The Long Arm of the Law, presentation by Bill Hannay, Schiff Hardin LLP


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You can run, but, really, you can't hide from the long arm of the law. This fact is known to Kenny Rogers -- and to all librarians. For example, many basic library operations are entwined with copyright law, which enables us to make materials available to readers and to provide for long-term access. And copyright is but one of many legal constructs that impacts 21st century library activities and practices. In this digital age, the law is evermore a factor, ensnaring us in the complications of regimes developed largely for the print environment. Today, all are working to develop new "rules" governing a transformed age of content creation, delivery, and sharing. The 2010 Charleston conference presented for the first time an expert session on the "long arm," featuring attorneys who specialize in competition and copyright. Two of them (William Hannay and Lauren Schoenthaler) return this year, now joined by Jack Barnard (University of Michigan), to bring the Charleston audience up to date on leading developments in cases such as Sky River, the Google books settlement (still unresolved), Georgia State (reserves), John Wiley (first sale), and the FTC's investigation of Google. Hear their concerns and insights about electronic price-fixing, orphan works, web accessioning and downloading -- and anything else of importance that can be accommodated in a mere 75 minutes. After the presentations, there will be some time for audience engagement. This session once again promises to be a winner: educational, riveting, challenging, and stimulating.

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  • Recognize the Celsus Library in Ephesus, built in 117 A.D.?
  • The Long Arm of the Law, presentation by Bill Hannay, Schiff Hardin LLP

    1. 1. Apples & Books Or a Gaggle of Googles Bill Hannay Charleston Conference November 4, 2011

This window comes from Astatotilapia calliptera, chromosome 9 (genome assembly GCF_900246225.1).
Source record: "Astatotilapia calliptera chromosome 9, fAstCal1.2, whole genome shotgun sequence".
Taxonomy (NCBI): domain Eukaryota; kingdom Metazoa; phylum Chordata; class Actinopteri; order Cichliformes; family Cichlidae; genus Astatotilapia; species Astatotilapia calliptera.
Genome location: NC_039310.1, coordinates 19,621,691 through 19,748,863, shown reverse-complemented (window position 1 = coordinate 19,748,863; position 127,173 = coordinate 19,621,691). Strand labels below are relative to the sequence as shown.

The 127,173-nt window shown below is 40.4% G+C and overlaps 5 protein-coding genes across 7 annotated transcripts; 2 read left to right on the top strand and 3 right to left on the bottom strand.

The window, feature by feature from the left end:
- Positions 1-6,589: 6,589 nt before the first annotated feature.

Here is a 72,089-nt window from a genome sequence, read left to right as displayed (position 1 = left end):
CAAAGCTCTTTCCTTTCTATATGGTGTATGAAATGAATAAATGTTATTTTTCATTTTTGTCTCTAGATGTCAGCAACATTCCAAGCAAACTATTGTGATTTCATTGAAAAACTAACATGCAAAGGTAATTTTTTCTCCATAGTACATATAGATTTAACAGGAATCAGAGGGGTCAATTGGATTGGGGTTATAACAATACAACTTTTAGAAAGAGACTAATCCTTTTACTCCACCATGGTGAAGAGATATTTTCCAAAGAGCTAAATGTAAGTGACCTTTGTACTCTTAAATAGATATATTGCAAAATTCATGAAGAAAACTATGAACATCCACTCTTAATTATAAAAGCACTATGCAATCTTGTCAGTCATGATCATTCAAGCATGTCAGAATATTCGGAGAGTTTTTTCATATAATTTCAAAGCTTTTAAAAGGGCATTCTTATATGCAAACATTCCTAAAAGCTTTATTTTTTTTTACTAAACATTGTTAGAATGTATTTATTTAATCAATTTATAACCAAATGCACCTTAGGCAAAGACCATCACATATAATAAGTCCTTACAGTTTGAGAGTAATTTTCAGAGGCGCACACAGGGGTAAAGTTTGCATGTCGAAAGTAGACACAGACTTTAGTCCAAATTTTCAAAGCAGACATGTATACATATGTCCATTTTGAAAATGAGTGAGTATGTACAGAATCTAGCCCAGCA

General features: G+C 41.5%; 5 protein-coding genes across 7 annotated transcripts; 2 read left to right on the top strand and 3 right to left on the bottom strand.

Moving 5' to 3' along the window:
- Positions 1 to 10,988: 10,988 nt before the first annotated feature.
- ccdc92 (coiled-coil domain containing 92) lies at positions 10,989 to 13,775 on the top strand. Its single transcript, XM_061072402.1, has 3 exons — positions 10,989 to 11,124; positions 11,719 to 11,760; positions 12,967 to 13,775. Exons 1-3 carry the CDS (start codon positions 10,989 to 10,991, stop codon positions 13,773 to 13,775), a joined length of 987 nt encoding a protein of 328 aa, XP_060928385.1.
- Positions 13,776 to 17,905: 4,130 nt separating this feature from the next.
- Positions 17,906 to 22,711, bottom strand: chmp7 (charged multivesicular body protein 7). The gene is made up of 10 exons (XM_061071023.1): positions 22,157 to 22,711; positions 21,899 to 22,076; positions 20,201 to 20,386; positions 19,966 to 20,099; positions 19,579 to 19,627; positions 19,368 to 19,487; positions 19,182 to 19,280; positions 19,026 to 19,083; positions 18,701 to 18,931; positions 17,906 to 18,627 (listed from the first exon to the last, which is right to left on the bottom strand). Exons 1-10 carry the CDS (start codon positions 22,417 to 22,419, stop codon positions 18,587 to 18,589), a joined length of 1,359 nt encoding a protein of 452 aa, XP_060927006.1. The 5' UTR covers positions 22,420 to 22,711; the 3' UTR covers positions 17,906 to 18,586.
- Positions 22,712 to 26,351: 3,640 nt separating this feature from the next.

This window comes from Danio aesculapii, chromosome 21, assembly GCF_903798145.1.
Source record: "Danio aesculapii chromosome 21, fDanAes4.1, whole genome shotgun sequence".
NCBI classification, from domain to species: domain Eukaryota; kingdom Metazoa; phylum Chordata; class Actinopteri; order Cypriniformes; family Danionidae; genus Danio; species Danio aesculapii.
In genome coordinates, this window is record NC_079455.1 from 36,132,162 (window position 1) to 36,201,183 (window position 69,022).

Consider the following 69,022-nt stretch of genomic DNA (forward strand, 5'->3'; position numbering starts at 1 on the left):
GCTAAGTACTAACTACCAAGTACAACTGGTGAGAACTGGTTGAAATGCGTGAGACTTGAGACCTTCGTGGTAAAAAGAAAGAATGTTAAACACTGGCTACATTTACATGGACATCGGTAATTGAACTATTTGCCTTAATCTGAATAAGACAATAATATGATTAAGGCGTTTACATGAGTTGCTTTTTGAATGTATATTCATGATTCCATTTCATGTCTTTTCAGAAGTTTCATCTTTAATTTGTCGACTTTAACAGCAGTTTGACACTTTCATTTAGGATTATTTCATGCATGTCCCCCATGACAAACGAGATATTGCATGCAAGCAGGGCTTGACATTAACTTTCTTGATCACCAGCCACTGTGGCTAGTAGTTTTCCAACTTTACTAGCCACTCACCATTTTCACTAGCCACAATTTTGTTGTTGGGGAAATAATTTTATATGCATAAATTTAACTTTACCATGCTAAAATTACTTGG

2. 2. Arma virumque cano ... -- Virgil
    3. 3. Armaggedon virumque cano ... -- with apologies to Virgil
    4. 4. Will libraries of the future look like this . . .?
    5. 5. “ Tell me, O Spirit of Things to Come, is this the fate of our libraries in the future?” “ Chicago Mayor announces plan to cut 550 librarians from city budget . . .”
    6. 6. Is this the future of libraries?
    7. 7. “ Spirit, answer me one question: Are these the shadows of the things that will be, or are they shadows of things that may be, only?” “ . . . if the courses be departed from, the ends will change. Say it is thus with what you show me!”
    8. 8. What if there were competition in electronic libraries in the future?
    9. 9. Would these be the libraries of the future? HathiTrust
    10. 10. COMPETITION IS GOOD FOR THE SOUL ... AND OUR COUNTRY. “ Throughout the history of our antitrust laws it has been constantly assumed that one of their purposes was to perpetuate and preserve, for its own sake and in spite of possible cost, an organization of industry in small units which can effectively compete with each other.” – Judge Learned Hand (1945) Congress feared concentration of economic power not only on economic grounds, but also because of its threat to democratic values.
    11. 11. The Google Books Case <ul><li>The Google Books case goes on. </li></ul><ul><li>It was not resolved by settlement. </li></ul><ul><li>Depending on how the case is resolved, it could lead to unpredictable and possibly negative effects on the structure, staffing, and budgets of all libraries, whether public, private, or academic. </li></ul><ul><li>Why? How? Because it could reduce the ability of current or future competitors to enter the market. </li></ul>
    12. 12. Status of the Law Suit <ul><li>2004 – Google Print Project initiated </li></ul><ul><li>2005 – Lawsuit by Author’s Guild et al. </li></ul><ul><li>11/13/09 – Amended Settlement Agreement (“ASA”) filed </li></ul><ul><li>02/18/10 – Fairness Hearing held </li></ul><ul><li>3/22/11 – Judge Chin concludes that the ASA is not “fair, adequate, and reasonable.” (770 F.Supp. 2d 666) </li></ul><ul><li>9/15/11 – Judge Chin gives the parties more time to try to try a new approach. </li></ul>